Smartphone Camera Test for Urinary Tract Infections

Researchers at the University of Bath have developed a simple point-of-care test for urinary tract […]

Researchers at the University of Bath have developed a simple point-of-care test for urinary tract infections that uses a smartphone camera. The system can rapidly detect the presence of E. coli in urine samples and could guide doctors in their decision to prescribe antibiotics, ensuring appropriate patient care and avoiding the overuse of antimicrobial medication.
It can sometimes be difficult for clinicians to know whether to prescribe antibiotics. Unnecessary use of antibiotics is resulting in antimicrobial resistance, which will pose significant challenges to healthcare in the coming years. However, if a patient has an infection, such as a urinary tract infection (UTI), then antibiotics are undoubtedly warranted, but it can sometimes be difficult for a clinician to know for sure if a patient’s symptoms are caused by an infection.
“Currently, bacterial infections in UTIs are confirmed via microbiological testing of a urine sample. That is accurate, but time-consuming, taking several days,” said Nuno Reis, a researcher involved in the study published in journal Biosensors and Bioelectronics. “We hope that giving medical professionals the ability to quickly rule in or rule out certain conditions will allow them to treat patients more quickly and help them make better decisions about the prescription of antibiotics.”
The new device consists of a plastic strip containing micro capillaries, over which a user can pass a urine sample. Antibodies present in the device will bind to bacteria, such as E. coli (present in approximately 80% of urinary tract infections), in the urine, immobilizing them. An enzyme then causes a color change that can be seen using a smartphone camera. The system can analyze the resulting image and provide an indication of the concentration of bacteria in the sample.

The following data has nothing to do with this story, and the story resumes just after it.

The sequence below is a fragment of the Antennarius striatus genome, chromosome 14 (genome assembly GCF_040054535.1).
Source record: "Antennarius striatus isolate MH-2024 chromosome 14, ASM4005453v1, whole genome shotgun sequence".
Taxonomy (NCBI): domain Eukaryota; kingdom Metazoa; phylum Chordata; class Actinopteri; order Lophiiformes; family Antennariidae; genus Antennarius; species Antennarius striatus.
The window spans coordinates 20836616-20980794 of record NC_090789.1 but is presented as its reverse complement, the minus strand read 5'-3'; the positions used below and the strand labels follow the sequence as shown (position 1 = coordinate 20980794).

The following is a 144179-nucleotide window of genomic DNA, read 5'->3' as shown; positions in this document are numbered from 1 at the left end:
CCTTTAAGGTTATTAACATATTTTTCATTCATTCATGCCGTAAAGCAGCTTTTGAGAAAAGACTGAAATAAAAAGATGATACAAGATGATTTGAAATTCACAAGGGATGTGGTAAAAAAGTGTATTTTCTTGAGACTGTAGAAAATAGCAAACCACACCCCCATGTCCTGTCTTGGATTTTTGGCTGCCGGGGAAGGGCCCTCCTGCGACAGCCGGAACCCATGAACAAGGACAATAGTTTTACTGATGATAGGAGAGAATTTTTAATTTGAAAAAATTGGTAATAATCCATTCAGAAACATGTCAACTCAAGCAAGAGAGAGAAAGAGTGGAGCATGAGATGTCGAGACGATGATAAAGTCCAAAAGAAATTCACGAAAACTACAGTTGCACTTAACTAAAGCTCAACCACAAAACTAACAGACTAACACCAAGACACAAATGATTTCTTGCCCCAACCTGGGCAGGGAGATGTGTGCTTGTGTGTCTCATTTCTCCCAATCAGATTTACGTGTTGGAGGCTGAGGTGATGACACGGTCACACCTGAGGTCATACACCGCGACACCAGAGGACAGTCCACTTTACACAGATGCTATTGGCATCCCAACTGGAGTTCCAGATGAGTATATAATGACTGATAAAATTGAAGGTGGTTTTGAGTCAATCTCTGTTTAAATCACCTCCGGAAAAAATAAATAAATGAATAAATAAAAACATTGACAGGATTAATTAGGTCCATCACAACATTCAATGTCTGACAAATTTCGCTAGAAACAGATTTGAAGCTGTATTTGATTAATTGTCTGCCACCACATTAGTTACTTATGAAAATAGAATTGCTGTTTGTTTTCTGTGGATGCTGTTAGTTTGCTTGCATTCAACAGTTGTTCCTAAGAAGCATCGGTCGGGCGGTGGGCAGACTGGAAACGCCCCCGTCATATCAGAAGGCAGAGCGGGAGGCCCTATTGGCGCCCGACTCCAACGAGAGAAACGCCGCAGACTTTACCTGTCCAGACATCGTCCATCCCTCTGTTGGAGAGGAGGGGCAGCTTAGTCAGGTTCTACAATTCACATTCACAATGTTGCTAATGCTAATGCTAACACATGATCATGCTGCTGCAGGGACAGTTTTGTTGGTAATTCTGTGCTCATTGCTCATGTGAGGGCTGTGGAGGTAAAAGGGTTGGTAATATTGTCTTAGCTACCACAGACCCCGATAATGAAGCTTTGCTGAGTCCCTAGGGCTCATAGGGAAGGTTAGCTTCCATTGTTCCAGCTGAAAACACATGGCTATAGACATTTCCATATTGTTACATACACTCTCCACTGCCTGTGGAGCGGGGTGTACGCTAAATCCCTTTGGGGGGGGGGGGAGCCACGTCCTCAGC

The process takes less than 25 minutes, and could be a game changer in remote or low-resource regions, where access to lab tests is impossible. The device may also be useful in surgeries and clinics in developed regions, as it can help a doctor in a clinic to make an informed decision about someone’s treatment, and could help to reduce unnecessary antibiotic usage.
“The smartphone solves one of the biggest problems of the decentralizing of diagnostics because their capabilities are actually very sophisticated in certain conditions,” said Reis. “They offer the same functionality as sophisticated scanners that have until now been available only in labs.”
Study in Biosensors and Bioelectronics: Microfluidic smartphone quantitation of Escherichia coli in synthetic urine
Via: University of Bath

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